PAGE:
“Sticks and stones may break my bones, but words will never hurt me.”
If you really want to hurt someone, talk about them. Say bad things about them. Untrue things. You can ruin them beyond repair.
And that is what has happened to the writer of Psalm 109.
A number of psalms refer to slanderous remarks, but this one, of them all, really addresses the problem.
Psalm 109 is an “impreccatory” psalm, a poem calling for God’s retribution against the psalmist’s enemies, and few other psalms are so filled with it than this one. Reading it we might ask: “How can anyone pray for such horrid judgment against another human being? How could anyone be so vengeful? Why is an attitude that we regard so decidedly unholy preserved for us in the psalms?”
Perhaps it’s there to show us how not to pray, but I don’t think so. When you’ve been so deeply hurt by the comments of others, this psalm shows us we can take those feelings to God, and gives us a vocabulary to do so. Leaving retribution in the hands of God, and not taking vengeance in our own hands, is a very holy thing to do.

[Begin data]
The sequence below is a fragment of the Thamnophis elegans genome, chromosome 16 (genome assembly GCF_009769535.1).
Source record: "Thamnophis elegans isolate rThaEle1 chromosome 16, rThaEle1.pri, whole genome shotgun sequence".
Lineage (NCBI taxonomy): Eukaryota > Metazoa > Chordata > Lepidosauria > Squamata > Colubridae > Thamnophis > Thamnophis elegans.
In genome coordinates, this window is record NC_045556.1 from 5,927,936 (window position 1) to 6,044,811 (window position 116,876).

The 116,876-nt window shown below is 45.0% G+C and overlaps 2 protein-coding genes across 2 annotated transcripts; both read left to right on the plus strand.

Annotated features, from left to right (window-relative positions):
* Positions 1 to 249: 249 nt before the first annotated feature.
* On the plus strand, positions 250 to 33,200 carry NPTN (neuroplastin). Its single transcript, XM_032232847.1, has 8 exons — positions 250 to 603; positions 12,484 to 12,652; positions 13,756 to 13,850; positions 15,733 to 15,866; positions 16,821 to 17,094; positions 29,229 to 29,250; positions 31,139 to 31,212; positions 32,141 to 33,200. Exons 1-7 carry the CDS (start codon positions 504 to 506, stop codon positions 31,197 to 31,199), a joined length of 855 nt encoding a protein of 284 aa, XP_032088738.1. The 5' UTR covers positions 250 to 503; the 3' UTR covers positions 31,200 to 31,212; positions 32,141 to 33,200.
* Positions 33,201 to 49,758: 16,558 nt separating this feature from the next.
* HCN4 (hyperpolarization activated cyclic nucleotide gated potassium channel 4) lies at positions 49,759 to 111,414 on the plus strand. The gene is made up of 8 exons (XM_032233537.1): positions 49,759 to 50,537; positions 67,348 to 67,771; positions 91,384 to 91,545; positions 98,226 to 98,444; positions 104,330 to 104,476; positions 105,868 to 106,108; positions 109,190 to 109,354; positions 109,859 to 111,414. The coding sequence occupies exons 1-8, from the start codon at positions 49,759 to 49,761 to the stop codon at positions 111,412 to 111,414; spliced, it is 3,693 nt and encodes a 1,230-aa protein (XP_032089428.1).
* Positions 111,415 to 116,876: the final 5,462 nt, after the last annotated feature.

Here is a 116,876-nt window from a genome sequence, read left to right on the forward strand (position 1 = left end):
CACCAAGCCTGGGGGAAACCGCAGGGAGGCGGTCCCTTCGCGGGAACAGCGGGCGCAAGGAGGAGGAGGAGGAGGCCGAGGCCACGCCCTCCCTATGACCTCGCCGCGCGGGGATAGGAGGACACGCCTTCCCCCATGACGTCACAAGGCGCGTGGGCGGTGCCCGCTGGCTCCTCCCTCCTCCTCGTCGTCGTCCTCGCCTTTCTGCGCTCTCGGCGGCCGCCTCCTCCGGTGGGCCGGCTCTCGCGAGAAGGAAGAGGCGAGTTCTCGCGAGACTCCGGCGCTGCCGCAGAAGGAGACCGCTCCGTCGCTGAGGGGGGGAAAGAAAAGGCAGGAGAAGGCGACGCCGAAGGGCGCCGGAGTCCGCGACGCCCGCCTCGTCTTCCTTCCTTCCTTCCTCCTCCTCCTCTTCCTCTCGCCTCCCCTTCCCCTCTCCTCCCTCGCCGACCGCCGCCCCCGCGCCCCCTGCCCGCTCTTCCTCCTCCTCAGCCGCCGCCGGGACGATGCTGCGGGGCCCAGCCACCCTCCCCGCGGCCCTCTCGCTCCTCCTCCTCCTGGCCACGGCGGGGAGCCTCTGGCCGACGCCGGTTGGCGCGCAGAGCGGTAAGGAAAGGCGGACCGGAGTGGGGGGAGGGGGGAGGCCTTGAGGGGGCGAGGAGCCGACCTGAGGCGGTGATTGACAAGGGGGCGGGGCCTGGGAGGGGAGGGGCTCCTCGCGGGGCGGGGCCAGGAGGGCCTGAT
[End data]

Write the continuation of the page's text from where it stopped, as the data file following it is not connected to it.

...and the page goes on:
But I’d suggest there’s another lesson: Be careful what you say to others, what you say about others. None of us wants to be responsible for hurting someone so deeply that their only recourse is to pray a prayer like this one; at least, none of us who prizes being a child of God.